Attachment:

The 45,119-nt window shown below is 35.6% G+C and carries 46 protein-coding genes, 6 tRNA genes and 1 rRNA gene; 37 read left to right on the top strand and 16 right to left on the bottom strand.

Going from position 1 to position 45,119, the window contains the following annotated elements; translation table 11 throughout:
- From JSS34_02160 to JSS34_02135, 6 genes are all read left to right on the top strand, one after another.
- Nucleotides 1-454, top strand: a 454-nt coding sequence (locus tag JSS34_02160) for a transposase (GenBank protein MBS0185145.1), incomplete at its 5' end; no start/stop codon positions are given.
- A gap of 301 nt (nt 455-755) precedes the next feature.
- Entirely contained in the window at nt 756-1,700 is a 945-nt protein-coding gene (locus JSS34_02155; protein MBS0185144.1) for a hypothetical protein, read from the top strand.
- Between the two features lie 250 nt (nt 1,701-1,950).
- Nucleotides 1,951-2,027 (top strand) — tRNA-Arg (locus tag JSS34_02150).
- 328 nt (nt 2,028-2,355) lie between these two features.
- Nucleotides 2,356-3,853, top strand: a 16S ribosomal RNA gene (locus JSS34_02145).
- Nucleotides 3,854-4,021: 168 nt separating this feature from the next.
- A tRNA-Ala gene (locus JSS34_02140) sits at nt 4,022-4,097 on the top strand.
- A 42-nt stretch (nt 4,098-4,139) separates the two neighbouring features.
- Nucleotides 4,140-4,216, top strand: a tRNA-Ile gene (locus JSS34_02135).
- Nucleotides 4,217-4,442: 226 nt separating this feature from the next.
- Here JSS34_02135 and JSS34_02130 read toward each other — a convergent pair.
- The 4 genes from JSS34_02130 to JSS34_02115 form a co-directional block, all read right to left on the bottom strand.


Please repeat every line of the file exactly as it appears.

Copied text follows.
The 45,119-nt window shown below is 35.6% G+C and carries 46 protein-coding genes, 6 tRNA genes and 1 rRNA gene; 37 read left to right on the top strand and 16 right to left on the bottom strand.

Going from position 1 to position 45,119, the window contains the following annotated elements; translation table 11 throughout:
- From JSS34_02160 to JSS34_02135, 6 genes are all read left to right on the top strand, one after another.
- Nucleotides 1-454, top strand: a 454-nt coding sequence (locus tag JSS34_02160) for a transposase (GenBank protein MBS0185145.1), incomplete at its 5' end; no start/stop codon positions are given.
- A gap of 301 nt (nt 455-755) precedes the next feature.
- Entirely contained in the window at nt 756-1,700 is a 945-nt protein-coding gene (locus JSS34_02155; protein MBS0185144.1) for a hypothetical protein, read from the top strand.
- Between the two features lie 250 nt (nt 1,701-1,950).
- Nucleotides 1,951-2,027 (top strand) — tRNA-Arg (locus tag JSS34_02150).
- 328 nt (nt 2,028-2,355) lie between these two features.
- Nucleotides 2,356-3,853, top strand: a 16S ribosomal RNA gene (locus JSS34_02145).
- Nucleotides 3,854-4,021: 168 nt separating this feature from the next.
- A tRNA-Ala gene (locus JSS34_02140) sits at nt 4,022-4,097 on the top strand.
- A 42-nt stretch (nt 4,098-4,139) separates the two neighbouring features.
- Nucleotides 4,140-4,216, top strand: a tRNA-Ile gene (locus JSS34_02135).
- Nucleotides 4,217-4,442: 226 nt separating this feature from the next.
- Here JSS34_02135 and JSS34_02130 read toward each other — a convergent pair.
- The 4 genes from JSS34_02130 to JSS34_02115 form a co-directional block, all read right to left on the bottom strand.